|Peter,, Kari - CORNELL UNIVERSITY|
|Liang,, Delin - CORNELL UNIVERSITY|
|Palukaitis,, Peter - SCOTTISH CROP RESEARCH|
Submitted to: Journal of General Virology
Publication Type: Peer Reviewed Journal
Publication Acceptance Date: February 6, 2007
Publication Date: June 1, 2007
Citation: Peter,, K., Liang,, D., Palukaitis,, P., Gray, S.M. 2007. Small deletions in the potato leafroll virus readthrough protein affect particle morphology, aphid transmission, virus movement and accumulation. Journal of General Virology. 88:1821-1830. Interpretive Summary: Potato leafroll virus is a major economic disease of potatoes worldwide. Host resistance is only available in limited cultivars and the disease is difficult to control in the field. This research is aimed at understanding how one virus protein is able to influence the ability of the virus to cause disease in plant hosts as well as control the transmission of the virus by aphid vectors. We have shown previously that a minor structural protein of potato leafroll virus is able to influence both the movement of virus in a plant host as well as an aphid vector. The work reported here identifies that one particular portion of the protein is required for the virus to move into the salivary glands of the aphid. If this step is blocked the aphid cannot transmit the virus. Another portion of the virus protein is required for the virus to be able to move efficiently in the vascular tissues of the plant. If this portion of the protein is changed or deleted the virus is restricted to the site of inoculation or moves very slowly to other parts of the plant. Understanding how this virus protein works has identified potential mechanisms to target for novel control strategies that would either prevent transmission of the virus or prevent the virus from easily infecting the entire plant. Localized infections are less damaging to the plant and the virus cannot be easily transmitted to other plants.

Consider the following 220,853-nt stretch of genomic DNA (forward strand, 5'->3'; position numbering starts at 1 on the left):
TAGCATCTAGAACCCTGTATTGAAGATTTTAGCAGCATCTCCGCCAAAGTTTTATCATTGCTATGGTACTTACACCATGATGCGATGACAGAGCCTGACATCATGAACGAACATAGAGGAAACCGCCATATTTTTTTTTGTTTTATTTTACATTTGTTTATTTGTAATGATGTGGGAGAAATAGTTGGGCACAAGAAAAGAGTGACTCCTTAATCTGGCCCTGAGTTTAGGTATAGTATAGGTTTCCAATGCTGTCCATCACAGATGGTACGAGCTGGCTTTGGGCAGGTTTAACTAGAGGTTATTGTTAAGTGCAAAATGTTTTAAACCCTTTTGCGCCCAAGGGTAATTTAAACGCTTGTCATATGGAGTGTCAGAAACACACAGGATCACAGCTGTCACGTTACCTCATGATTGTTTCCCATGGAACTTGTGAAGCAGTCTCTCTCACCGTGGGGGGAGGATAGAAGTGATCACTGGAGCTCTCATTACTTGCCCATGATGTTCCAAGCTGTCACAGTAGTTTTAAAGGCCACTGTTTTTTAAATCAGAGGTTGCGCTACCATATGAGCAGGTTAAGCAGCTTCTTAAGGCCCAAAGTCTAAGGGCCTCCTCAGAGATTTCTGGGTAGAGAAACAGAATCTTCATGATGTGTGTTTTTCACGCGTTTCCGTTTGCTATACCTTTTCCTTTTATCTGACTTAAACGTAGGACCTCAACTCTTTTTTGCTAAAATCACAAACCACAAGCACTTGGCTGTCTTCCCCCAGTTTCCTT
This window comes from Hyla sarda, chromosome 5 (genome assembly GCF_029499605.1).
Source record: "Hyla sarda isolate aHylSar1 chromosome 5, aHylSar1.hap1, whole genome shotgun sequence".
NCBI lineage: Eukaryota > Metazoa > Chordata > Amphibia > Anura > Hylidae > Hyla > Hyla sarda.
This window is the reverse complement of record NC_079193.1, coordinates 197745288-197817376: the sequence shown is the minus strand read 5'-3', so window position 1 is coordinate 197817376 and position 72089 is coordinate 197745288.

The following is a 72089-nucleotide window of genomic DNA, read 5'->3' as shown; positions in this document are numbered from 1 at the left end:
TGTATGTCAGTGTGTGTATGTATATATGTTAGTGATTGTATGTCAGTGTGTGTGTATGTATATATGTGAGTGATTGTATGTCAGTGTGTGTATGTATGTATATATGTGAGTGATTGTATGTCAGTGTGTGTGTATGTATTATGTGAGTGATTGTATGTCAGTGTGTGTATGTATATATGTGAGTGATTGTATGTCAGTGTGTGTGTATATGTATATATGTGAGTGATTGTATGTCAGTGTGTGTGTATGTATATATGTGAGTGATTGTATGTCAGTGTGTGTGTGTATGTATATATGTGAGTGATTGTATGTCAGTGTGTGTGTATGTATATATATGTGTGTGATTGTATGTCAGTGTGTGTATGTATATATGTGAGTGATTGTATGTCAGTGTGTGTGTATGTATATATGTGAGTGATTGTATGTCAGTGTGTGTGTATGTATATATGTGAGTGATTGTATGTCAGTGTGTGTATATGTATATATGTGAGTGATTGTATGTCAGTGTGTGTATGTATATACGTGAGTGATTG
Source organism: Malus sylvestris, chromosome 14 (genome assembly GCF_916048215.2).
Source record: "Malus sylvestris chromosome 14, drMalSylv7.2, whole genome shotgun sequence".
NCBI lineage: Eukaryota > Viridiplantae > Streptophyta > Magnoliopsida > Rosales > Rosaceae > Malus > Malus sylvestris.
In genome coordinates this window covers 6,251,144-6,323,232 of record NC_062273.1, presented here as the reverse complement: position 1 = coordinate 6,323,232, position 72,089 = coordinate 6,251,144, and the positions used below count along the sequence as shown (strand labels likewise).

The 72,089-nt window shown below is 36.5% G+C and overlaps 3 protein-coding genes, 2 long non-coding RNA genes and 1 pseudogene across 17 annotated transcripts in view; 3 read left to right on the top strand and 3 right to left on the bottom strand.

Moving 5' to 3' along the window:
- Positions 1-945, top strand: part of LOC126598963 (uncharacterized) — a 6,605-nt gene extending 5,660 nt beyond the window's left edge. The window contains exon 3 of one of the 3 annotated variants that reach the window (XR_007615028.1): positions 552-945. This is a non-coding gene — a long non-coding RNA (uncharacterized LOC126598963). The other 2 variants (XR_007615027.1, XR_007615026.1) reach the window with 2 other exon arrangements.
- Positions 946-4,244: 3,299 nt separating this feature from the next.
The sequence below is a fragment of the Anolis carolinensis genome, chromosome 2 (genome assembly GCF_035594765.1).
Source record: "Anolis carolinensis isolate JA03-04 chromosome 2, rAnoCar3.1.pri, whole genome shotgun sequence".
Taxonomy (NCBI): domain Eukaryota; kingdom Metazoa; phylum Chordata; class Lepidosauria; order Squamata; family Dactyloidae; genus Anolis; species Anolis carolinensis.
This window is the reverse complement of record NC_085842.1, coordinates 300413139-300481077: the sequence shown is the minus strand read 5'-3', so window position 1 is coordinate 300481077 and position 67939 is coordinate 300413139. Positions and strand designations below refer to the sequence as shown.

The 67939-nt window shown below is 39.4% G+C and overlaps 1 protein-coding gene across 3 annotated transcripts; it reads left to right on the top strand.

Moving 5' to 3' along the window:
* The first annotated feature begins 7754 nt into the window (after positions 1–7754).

Technical Abstract: Potato leafroll virus (PLRV) capsid comprises 180 coat protein (CP) subunits, with some percentage containing a readthrough domain (RTD) extension located on the particle’s surface. The RTD N-terminus is highly conserved in luteovirids and this study sought to identify biologically active sites within this region of the PLRV RTD. Fourteen three amino-acid-deletion mutants were generated from a cloned infectious PLRV cDNA and delivered to plants by Agrobacterium-inoculations. All mutant viruses accumulated locally in infiltrated tissues and expressed the readthrough protein (RTP) containing the CP and RTD sequences in plant tissues; however, when purified, only three mutant viruses incorporated the RTP into the virion. None of the mutant viruses were aphid transmissible, but the viruses persisted in the aphid for a period sufficient to allow for virus transmission. Several mutant viruses were examined further for systemic infection in four host species. All mutant viruses, regardless of RTP incorporation, moved systemically in each host, although they accumulated at different rates in systemically infected tissues. The RTP biological properties are sensitive to modifications in both the RTD conserved and variable region.